“This was done for the U.S. business, way under the radar,” SmithKline executive Dr. Martin I. Freed said in a March 29, 2001 email message. “Per Sr. Mgmt request, these data should not see the light of day to anyone outside of GSK.”
The new documents raise questions about whether experts at the Food and Drug Administration are missing out on critical information as they decide on Tuesday and Wednesday if Avandia is safe enough to stay on the market.
Meanwhile, word came Tuesday that Glaxo has agreed to a $460 million settlement with about 10,000 plaintiffs who claim that the company hid the drug’s increased chance for heart attack and stroke, Bloomberg reported. In May, Glaxo settled about 700 other cases for $60 million. At least 3,000 Avandia cases are still pending, and Glaxo will face its first trial in a federal court in Pennsylvania this October.
After Avandia’s heart risks became public in 2007, Glaxo officials admitted that they had known of the issue since 2005 and reported their findings to the FDA. The new documents, however, suggest that the company was aware of the problem as soon as it introduced the drug.
Australia tackles those ectomorphic models
Social Psychology Eye is a website that looks at phenomena through the lens of the social psychologist, looking at ways we’re manipulated by folks who know just which buttons to push, even if the consumer is harmed in the process.
In a culture where folks are bombarded with clever messages, created by very intelligent people using all the tools academia and corporate research can provide, our young are simultaneously urged to consume mass quantities of fattening food and to pare their bodies to the bone.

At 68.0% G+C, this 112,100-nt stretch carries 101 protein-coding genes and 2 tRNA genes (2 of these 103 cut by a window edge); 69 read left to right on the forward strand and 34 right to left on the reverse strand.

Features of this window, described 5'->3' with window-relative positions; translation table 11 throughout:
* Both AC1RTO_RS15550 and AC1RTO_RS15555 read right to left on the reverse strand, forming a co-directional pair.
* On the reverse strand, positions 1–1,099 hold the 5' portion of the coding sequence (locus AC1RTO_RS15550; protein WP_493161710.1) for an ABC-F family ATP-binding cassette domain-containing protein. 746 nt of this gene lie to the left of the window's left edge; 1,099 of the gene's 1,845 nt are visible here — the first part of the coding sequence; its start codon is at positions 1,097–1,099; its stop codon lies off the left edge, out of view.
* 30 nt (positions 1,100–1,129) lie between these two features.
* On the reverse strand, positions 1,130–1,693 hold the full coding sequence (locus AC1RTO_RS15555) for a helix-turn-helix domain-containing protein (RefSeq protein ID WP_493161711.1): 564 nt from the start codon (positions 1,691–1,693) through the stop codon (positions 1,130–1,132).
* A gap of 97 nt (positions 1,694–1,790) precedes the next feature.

Australia is tackling half of this deadly duo, as the website notes:
Designers will no longer be able to hire models with a body mass index that is deemed dangerously low because the Australian fashion industry is preparing to ban skinny models from catwalks and magazines. The new body-image standards will not only influence fashion industry but might also play a significant role in changing the way ordinary people see themselves, especially for teenage girls.
There is now growing empirical support for the proposition that idealized portrayals of women in the Western media have a negative impact upon how adolescent girls and adult women see themselves. In one major American survey of over 500 adolescent girls aged 9–16, nearly 70% believed magazine pictures influenced their idea of the ideal body shape, and 47% of the same sample wished to lose weight as a result. Body image is central to adolescent girls’ self-definition, because they have been socialized to believe that appearance is an important basis for self-evaluation and for evaluation by others. However, the media—magazines, TV, films, advertising, music videos—not only emphasize that female self-worth should be based on appearance, but present a powerful cultural ideal of female beauty that is becoming increasingly unattainable. For example, the body size of women in the media is often more than 20% underweight—exceeding a diagnostic criterion for anorexia nervosa of 15% underweight (DSM-IV-TR: American Psychiatric Association, 2000). Using an experimental method, Clay et al (2005) tested the impact of viewing ultra-thin and average-size female magazine models on body image and self-esteem among adolescent girls aged 11–16. They found that viewing ultra-thin or average-size models led to decreases in both body satisfaction and self-esteem in adolescent girls, with changes in self-esteem fully mediated by changes in body satisfaction. These findings demonstrate a causal effect of media images on body satisfaction, apparently spreading to global self-esteem, among girls in the age range over which these variables typically fall most markedly in Western cultures.
Now, about that fast, fattening “convenience” food. . .